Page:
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The Main Ideas Behind Strength-Based Parenting
One approach to raising children is strength-based parenting, which parents can explore on their own to decide if it’s an approach they want to pursue.

Many a parent is familiar with the notion that children do not come with instruction manuals. Since babies are not born with instruction manuals, the best way to raise children is open to interpretation, and interpretations often lead to theories on parenting.

One such theory is strength-based parenting, an approach that focuses on developing and nurturing a child’s character. Dr. Lea Waters, a Melbourne, Australia-based psychologist and author, has studied ways to improve interactions between parents and their children for decades. Dr. Waters emphasizes the value of identifying and nurturing children’s character strengths, and the value that such efforts can have in regard to promoting children’s long-term happiness and achievements.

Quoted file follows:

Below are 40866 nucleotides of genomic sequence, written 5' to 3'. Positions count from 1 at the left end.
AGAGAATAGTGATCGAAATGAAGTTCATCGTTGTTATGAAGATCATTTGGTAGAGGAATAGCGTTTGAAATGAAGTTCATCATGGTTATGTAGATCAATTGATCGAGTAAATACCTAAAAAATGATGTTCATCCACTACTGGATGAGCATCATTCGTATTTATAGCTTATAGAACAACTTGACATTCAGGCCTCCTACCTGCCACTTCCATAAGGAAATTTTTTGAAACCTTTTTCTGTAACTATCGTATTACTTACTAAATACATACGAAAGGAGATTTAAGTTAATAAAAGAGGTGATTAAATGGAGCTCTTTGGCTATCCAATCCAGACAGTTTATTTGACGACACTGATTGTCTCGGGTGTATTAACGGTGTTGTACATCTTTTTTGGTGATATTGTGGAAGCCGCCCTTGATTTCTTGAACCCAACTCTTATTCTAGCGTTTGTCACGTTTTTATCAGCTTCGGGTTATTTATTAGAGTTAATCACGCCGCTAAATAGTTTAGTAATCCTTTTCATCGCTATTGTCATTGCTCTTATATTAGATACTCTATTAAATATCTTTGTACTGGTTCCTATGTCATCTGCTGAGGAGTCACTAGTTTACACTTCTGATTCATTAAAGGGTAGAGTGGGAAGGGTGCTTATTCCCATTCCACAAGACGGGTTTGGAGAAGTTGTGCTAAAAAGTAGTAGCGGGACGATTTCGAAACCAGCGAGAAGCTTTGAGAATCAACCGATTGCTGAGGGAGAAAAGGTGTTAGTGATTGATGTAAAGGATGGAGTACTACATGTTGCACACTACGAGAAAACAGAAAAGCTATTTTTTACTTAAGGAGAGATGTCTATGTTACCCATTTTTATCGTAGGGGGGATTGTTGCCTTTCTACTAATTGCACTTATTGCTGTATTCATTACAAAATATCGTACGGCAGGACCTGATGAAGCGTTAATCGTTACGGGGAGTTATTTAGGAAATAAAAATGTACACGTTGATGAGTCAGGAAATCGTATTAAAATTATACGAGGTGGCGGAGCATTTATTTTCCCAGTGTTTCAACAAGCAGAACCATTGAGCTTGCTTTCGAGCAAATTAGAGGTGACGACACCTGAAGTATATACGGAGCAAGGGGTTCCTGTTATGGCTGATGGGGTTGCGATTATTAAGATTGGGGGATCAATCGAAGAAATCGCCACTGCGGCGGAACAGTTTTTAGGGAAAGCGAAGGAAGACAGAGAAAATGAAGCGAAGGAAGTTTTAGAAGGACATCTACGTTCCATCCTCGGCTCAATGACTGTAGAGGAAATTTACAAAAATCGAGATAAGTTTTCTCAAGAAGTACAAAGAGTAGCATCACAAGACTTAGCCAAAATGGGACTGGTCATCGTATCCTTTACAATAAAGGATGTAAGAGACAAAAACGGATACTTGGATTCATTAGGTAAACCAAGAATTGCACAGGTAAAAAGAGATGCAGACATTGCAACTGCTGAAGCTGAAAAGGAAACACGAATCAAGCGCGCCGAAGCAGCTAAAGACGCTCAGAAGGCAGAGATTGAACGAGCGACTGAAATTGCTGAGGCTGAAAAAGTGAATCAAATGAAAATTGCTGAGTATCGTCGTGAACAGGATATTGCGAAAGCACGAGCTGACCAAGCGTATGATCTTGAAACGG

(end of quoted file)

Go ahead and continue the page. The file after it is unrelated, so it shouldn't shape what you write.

In an article for Greater Good Magazine, Dr. Waters defined character strengths as those things that are personality-based and internal, including curiosity, courage, humor, and kindness. These character strengths work in conjunction with talents, which may include things like athletic ability, musical skills and problem-solving. Strength-based parenting espouses the importance of cultivating kids’ character strengths as much as their talents. Dr. Waters notes that it would be hard to find anyone who made the most of their talents without also relying on their character strengths. For example, even the most gifted natural athletes need to draw on their work ethic in order to reach their full potential as athletes.

Dr. Waters’ research has led her to conclude that children and teenagers whose parents help them to identify and use their character strengths benefit from that assistance in myriad ways. Such children experience more positive emotions and flow, are more persistent, are more confident, and are more satisfied with their lives compared to children whose parents did not help them identify and use their character strengths. Dr. Waters’ research, published in 2018, also found that children whose parents took a strength-based approach to parenting earned better grades, were less stressed, more capable of coping with friendship issues, and more capable of coping with homework deadlines than children whose parents did not employ a strength-based approach to parenting.

Parenting is a big responsibility, and parents can explore various approaches to raising happy children to fulfill their responsibilities as parents.